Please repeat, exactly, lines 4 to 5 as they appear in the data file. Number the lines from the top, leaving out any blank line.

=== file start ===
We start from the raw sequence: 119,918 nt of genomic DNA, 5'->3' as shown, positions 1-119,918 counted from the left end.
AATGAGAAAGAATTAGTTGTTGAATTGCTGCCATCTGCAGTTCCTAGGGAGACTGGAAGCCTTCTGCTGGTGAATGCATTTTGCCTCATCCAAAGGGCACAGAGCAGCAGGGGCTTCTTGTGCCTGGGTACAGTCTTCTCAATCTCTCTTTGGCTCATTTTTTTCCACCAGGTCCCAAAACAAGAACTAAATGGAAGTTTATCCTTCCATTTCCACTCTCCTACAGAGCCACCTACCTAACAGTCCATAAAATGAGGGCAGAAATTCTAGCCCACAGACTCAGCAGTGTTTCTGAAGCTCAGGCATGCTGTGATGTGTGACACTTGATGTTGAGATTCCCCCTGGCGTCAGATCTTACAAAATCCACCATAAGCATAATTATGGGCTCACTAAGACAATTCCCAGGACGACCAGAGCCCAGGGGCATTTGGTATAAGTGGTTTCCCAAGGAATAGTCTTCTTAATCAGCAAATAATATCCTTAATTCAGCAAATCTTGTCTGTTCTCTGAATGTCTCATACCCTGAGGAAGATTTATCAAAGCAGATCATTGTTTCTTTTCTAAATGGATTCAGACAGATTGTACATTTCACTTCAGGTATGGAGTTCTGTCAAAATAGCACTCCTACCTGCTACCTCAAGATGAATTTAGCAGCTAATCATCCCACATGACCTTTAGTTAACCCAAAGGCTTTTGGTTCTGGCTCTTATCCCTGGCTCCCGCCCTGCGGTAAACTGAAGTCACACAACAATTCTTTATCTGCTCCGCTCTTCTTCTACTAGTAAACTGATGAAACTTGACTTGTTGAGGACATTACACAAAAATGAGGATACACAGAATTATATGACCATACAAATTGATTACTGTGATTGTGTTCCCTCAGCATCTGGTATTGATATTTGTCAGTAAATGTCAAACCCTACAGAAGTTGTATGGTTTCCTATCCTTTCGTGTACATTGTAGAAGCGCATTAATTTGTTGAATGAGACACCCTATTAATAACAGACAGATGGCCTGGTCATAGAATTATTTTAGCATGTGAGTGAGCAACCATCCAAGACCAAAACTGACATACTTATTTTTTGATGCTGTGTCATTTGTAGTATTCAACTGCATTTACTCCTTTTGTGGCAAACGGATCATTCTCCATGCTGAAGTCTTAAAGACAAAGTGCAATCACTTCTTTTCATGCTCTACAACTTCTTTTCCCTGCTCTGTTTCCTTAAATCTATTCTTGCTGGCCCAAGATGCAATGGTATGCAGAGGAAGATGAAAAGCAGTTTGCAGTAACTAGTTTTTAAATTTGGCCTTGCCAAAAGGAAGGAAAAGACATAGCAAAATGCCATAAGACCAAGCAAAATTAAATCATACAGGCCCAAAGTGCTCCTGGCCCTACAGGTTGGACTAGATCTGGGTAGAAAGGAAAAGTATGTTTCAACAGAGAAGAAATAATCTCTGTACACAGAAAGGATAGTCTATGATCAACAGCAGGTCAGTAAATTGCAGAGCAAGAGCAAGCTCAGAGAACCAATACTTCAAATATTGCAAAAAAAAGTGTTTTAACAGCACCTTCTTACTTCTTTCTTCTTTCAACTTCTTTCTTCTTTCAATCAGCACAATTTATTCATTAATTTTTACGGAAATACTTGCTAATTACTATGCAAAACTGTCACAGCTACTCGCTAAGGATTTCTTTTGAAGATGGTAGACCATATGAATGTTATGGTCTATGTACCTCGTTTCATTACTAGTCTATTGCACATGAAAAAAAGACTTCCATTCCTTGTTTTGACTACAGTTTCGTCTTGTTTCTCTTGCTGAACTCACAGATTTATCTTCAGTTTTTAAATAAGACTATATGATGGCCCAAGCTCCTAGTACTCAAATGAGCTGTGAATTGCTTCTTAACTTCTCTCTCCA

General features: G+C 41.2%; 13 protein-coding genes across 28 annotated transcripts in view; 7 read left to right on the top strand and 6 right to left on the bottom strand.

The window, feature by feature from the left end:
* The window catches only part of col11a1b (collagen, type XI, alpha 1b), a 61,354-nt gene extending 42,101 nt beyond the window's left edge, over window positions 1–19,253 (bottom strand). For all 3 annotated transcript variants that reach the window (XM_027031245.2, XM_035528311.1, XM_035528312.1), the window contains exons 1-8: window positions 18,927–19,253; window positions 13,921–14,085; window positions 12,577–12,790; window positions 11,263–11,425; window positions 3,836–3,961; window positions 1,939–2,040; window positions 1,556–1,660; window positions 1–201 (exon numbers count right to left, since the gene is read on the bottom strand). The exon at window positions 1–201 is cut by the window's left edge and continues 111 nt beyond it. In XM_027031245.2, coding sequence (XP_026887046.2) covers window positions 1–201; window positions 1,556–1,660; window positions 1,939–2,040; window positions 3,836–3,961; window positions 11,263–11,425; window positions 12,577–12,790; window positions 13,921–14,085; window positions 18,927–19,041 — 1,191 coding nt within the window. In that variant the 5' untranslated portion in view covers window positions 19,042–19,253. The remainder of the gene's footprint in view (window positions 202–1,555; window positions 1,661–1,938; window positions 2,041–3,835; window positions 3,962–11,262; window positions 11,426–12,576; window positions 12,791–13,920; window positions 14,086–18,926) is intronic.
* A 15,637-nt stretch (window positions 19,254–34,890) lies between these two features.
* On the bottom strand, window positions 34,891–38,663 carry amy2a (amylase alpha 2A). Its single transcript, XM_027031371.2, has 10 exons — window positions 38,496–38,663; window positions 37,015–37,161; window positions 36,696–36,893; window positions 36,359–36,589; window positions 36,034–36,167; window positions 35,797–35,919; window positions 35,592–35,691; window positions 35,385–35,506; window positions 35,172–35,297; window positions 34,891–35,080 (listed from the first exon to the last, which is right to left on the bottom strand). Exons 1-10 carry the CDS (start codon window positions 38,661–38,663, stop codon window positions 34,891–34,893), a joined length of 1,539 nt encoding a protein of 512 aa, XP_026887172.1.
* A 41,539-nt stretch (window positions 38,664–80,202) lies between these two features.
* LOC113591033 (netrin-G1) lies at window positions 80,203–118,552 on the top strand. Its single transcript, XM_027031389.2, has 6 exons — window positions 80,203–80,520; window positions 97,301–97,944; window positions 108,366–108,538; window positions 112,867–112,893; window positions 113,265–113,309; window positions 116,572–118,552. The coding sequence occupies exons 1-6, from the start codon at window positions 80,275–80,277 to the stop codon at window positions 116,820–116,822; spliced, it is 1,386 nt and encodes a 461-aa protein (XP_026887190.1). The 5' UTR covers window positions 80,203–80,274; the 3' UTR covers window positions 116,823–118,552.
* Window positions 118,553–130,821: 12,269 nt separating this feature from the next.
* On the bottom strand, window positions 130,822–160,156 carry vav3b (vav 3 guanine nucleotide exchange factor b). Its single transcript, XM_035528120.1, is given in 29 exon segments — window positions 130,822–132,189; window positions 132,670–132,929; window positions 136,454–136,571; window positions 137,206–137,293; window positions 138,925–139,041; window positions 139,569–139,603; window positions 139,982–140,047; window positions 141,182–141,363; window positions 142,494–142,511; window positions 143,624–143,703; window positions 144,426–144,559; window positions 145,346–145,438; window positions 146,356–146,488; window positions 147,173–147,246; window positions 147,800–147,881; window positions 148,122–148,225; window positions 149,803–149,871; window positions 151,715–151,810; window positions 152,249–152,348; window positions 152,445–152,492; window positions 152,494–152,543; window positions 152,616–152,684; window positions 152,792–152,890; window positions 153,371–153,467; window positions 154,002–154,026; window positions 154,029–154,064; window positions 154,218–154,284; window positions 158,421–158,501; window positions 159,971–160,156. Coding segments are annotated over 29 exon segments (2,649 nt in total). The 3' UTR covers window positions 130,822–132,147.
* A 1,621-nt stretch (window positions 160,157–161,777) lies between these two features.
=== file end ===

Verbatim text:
The window, feature by feature from the left end:
* The window catches only part of col11a1b (collagen, type XI, alpha 1b), a 61,354-nt gene extending 42,101 nt beyond the window's left edge, over window positions 1–19,253 (bottom strand). For all 3 annotated transcript variants that reach the window (XM_027031245.2, XM_035528311.1, XM_035528312.1), the window contains exons 1-8: window positions 18,927–19,253; window positions 13,921–14,085; window positions 12,577–12,790; window positions 11,263–11,425; window positions 3,836–3,961; window positions 1,939–2,040; window positions 1,556–1,660; window positions 1–201 (exon numbers count right to left, since the gene is read on the bottom strand). The exon at window positions 1–201 is cut by the window's left edge and continues 111 nt beyond it. In XM_027031245.2, coding sequence (XP_026887046.2) covers window positions 1–201; window positions 1,556–1,660; window positions 1,939–2,040; window positions 3,836–3,961; window positions 11,263–11,425; window positions 12,577–12,790; window positions 13,921–14,085; window positions 18,927–19,041 — 1,191 coding nt within the window. In that variant the 5' untranslated portion in view covers window positions 19,042–19,253. The remainder of the gene's footprint in view (window positions 202–1,555; window positions 1,661–1,938; window positions 2,041–3,835; window positions 3,962–11,262; window positions 11,426–12,576; window positions 12,791–13,920; window positions 14,086–18,926) is intronic.